Hunters gather many things along their journey and adventures. It’s certainly not limited to meat and antlers; the treasures gathered and collected vary by the hunter. Our collection of treasures is vast—from shed antlers and fossils to arrowheads, snake skins, feathers, skulls, shells, and many more. The true treasures, though, are found in moments made and memories created. The ability to hold onto moments in time and recite them by memory is the real treasure that we all hold so dear.
One of our favourites, if not the favourite, moose hunts of all time is exactly this. It’s a moment in time involving a series of days that was so special, so full of adventure and excitement, that we can all still recite the details as if it were yesterday, and one of the few times as adults we have all shared a hunt together from start to finish.
The most epic moose hunt we have shared together started with a remote adventure into backcountry that most people will never see. Our long-time hunting buddy and police officer Joe Dampier from Thunder Bay, Ontario had a remote area that had hardly ever seen hunters. It was a hike-in-on-foot location into a small lake with a trapper’s cabin and a canoe. In late September, as the leaves changed colour in Northern Ontario’s Thunder Bay District, we drove many hours to park the truck and then ventured into our remote lake. The adventure literally started as we left the truck as we encountered wild trails, trips, fails, bad weather, and everything in between.
After a few days of stormy weather, we were finally greeted with a calm afternoon. The wind was just right, and we set out to call a low bay area off the lake. After only a few minutes of cow calling for moose, we heard a twig snap. Then more, and the branches in the thick timber around us started to snap, crackle, and pop. The cracking branches worked around us to our left and back to our right, then started to circle us, but nothing appeared. With no moose sounds, grunts, or calls we were very suspicious that this was not a moose.
After five minutes of this, the cracking and walking animal went to our side, where the thickest conifer trees were, and slowly crept towards us. At 9 yards, a large black head emerged from the trees. Not a moose, but a black bear. With all the brazen confidence in the world, he stepped into the clearing with us and began to circle around. With a bear tag in hand, Kevin drew his bow and placed an arrow in the right place to end an extremely stressful situation. The moment was intense, but having bear meat in camp was a welcome treat.
We woke the next morning long before daylight and were thrilled that the ground was covered in frost with no wind at all. Perfect moose calling conditions! We split up, heading to the north end of the lake. We would sit 700 yards apart on each end of the lake, both looking north, with the tip of the lake in between us. Joe stayed down in the lake starting on Kevin’s side to the west, walking in the water as light arrived. As Joe walked like a cow in the lake, he slowly started making light cow calls. It was 15 minutes of pure silence, with man-made moose imitations filling the remote country air. Kevin was on a high side, 75 yards above the lake. Paul was in a similar situation on the east side.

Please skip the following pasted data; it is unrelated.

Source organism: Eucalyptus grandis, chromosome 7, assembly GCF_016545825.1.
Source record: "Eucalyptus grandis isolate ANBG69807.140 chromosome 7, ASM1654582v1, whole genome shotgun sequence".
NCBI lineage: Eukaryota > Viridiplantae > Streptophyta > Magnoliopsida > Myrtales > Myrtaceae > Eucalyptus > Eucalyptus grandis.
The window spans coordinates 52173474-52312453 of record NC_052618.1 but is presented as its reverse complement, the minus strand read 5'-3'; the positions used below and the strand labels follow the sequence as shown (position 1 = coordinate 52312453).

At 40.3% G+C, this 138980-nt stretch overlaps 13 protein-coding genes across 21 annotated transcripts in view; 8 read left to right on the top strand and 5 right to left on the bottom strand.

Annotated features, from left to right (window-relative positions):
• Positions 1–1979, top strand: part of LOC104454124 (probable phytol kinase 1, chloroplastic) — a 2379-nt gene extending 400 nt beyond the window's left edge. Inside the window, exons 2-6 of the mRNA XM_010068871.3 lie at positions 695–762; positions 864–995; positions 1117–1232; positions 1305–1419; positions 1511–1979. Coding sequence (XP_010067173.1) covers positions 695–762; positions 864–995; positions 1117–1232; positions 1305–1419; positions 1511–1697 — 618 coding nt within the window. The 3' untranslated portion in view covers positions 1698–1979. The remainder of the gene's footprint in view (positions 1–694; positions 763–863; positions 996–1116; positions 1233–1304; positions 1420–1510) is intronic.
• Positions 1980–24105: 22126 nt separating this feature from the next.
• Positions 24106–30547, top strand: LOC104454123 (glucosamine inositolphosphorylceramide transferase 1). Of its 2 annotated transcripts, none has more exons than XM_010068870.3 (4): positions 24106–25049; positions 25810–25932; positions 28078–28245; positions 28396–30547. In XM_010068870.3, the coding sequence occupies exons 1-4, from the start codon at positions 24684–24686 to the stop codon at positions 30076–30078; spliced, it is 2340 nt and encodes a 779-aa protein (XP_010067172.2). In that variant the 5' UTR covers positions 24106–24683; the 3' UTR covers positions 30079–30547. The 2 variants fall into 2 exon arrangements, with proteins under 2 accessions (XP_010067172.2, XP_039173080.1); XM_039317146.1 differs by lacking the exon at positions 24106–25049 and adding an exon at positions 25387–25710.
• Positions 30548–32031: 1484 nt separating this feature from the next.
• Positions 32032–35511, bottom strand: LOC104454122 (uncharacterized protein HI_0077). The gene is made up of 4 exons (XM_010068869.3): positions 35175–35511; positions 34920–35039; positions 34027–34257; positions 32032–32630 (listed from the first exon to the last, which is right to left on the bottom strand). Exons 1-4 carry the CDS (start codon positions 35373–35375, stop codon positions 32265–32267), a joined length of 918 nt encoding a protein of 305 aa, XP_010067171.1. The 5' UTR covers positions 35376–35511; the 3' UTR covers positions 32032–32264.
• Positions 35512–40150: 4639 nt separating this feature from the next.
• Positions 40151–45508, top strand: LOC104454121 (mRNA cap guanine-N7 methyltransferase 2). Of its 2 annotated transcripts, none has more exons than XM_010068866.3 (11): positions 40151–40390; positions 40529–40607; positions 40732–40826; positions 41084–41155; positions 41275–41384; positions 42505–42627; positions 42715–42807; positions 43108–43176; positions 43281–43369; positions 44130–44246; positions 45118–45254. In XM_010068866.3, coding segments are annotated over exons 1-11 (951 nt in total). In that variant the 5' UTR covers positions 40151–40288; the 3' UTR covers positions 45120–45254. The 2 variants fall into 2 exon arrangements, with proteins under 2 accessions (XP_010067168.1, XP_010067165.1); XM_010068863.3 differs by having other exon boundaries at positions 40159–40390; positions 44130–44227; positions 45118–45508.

After 15 minutes of calling, the magic happened. It wasn’t like everyone may think or expect; it was not a charging bull making noise to announce his presence. It was different and took extreme concentration to hear, then moments to process and understand. As far away as ears could possibly hear was the slightest and most distant bull grunt you can imagine. We have no idea how far, but we would have had to guess more than two miles. For the next 45 minutes, both crews sat listening intently as the distant grunt got closer every step. It was clear the rutting bull was coming to Kevin’s side, so Paul and Keith just watched from the far side, waiting to see it all unfold. Joe snuck across to Paul’s side of the lake trying to bring the bull down off the hill and past Kevin.
Finally, in the new sunshine of the morning, a 50’ class bull emerged from over a ridge into the cut. Like a vision, he stopped and stared down into the lake, hoping to see the cow he had spent his morning hoping to meet. When he could not see her, he crested the hill and walked straight to the lake and grunting every step. The big bull walked by Kevin just out of range, and all Kevin could do was watch as any movement or effort to relocate might cost Paul a chance.
The bull was now on a line to cross the lake right at Paul. As he entered the lake from the northwest corner and went behind some trees and scrub, Paul relocated to the lake edge and Joe went up the hill behind Paul to pull the bull by him. For 10 minutes, the majestic bull waded through the marshy end of the foggy lake. Every step was sloshing water and over 1,000 pounds of grunting, rutting bull. As the big fella walked the lake edge still in the water, he finally turned to change direction, and at 8 yards, turned and stepped out of the lake onto shore. With a perfect hole, Paul drew back and buried an arrow into the big bull’s vitals.
As if we had all just been part of a scripted outdoor miracle, the bull ran and came crashing down.
For three brothers and a dear friend in Joe to have a moment like this, all together, all watching every step, was a treasure and a memory that will go down as one of our best.
Northern Ontario is one of the most incredible, unspoiled places on Earth, and the hunting is one of the best ways to enjoy that!